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We’ve all heard how military service can help to build leadership skills, but some of the largest corporations in America are proof. You might not know that businesses you rely on every day have been founded, owned, or run by veterans. From convenience stores to telecommunications and beyond, some of the best-known businesses in America have benefited from the leadership of veterans.

FedEx

Founded in 1971 as Federal Express, this shipping giant was the
brainchild of decorated Marine Frederick W. Smith. During the conflict inveteran1 Vietnam Smith earned a Silver Star, Bronze Star, and two Purple Hearts.

Much of the inspiration for FedEx’s daily operations were inspired by Smith’s observations of the military’s supply chain management. The business was in jeopardy multiple times, with Smith keeping it afloat in one instance with $27,000 in Las Vegas casino blackjack winnings.

FedEx has since grown into a worldwide shipping giant, backed by a fleet of nearly 650 private cargo planes and over 30,000 delivery trucks. The company still prides itself on its large amount of veteran employees, with service members making up a sizable portion of their loading and delivery team.

7-Eleven

veteran2While it wasn’t founded by a veteran, the current 7-Eleven President and CEO is a former Army field artillery officer. The retail chain has a long history of encouraging veteran involvement, even before DePinto was tapped to run it, with a longstanding veteran franchise program in place. The program encourages business ownership as a way for combat veterans to use their abilities to build their new lives after returning home, and is widely seen as one of the best veteran’s franchise programs in the world.

Lockheed Martin

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Although it might not come as a surprise to most, Lockheed Martin has a long history of employing veterans in senior management positions. The current CEO, Robert Stevens, is a Marine who served his country honorably in the  early 1970’s. Stevens oversees a program instituted at Lockheed to help veterans transition back to civilian life, partnering with the Wounded Warriors Project and DoD in order to provide employment and other support to service men and women.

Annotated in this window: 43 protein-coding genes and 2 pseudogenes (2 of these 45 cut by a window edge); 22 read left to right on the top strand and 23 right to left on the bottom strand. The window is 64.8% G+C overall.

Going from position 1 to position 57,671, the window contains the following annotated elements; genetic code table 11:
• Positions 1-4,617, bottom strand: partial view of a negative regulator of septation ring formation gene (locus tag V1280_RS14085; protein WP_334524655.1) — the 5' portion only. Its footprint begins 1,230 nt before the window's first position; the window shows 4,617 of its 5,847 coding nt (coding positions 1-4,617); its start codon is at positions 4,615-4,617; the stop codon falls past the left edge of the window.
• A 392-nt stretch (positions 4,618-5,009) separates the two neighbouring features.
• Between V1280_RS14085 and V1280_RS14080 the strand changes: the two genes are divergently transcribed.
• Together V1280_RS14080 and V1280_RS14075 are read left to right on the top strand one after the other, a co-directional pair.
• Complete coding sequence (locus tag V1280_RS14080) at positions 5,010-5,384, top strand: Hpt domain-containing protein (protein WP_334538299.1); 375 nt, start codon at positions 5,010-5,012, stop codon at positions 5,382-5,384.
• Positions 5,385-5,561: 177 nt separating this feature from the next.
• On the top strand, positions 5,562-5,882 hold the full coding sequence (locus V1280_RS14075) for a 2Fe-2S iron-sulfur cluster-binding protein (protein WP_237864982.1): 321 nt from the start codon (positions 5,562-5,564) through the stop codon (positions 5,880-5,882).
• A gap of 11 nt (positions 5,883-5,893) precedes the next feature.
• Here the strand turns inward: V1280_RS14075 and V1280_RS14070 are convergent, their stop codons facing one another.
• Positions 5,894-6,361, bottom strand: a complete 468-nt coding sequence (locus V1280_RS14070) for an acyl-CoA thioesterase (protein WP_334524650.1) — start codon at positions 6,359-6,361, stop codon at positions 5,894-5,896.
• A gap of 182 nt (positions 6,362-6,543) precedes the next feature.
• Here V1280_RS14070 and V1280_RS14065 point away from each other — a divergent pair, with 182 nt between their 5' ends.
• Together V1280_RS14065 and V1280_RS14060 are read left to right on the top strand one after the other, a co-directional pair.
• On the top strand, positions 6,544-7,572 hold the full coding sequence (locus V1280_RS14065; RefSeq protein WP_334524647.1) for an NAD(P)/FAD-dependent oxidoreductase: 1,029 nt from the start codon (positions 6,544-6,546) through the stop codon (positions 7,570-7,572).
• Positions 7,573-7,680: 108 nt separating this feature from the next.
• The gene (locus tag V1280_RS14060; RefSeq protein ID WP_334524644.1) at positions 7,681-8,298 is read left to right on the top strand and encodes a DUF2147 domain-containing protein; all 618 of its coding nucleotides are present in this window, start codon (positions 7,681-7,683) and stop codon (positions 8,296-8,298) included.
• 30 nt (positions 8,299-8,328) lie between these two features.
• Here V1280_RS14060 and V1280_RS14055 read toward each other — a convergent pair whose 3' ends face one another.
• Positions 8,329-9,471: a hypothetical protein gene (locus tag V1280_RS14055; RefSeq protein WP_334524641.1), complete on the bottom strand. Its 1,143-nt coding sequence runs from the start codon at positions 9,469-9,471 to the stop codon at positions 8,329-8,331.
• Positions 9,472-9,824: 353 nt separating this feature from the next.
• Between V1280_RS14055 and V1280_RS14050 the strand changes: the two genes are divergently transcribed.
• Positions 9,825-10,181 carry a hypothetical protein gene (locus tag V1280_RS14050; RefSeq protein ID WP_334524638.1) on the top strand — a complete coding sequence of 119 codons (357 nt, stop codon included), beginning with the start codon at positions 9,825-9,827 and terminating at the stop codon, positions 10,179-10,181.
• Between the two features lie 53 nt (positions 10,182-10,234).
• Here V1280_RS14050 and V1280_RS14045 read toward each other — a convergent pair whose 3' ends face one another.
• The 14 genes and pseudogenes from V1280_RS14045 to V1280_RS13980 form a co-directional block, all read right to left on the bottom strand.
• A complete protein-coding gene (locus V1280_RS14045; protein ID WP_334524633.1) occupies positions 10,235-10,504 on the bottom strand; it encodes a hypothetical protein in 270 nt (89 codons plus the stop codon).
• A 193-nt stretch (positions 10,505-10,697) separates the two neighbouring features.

Johnson & Johnson
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CEO Alex Gorsky has led manufacturing giant Johnson & Johnson since 2012. He retired from the Army after 6 years, attaining the rank of Captain and getting his airborne wings and Ranger tab. This Special Forces operator is thought to have seen action in multiple theaters, including Panama. Since his retirement he has also been active with the Boy Scouts of America and the National Council on Mental Health.

General Motors

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Currently, American car-maker GM is headed by Daniel Akerson, a veteran naval officer who served on a destroyer in the 1970’s. Akerson also serves on the Board of Directors for the U.S. Naval Academy Foundation, a non-profit fundraiser and supporter of the Naval Academy.

  • Pete Myers

    Cool article Aaron, didn’t even realize most of these were Veteran owned and operated.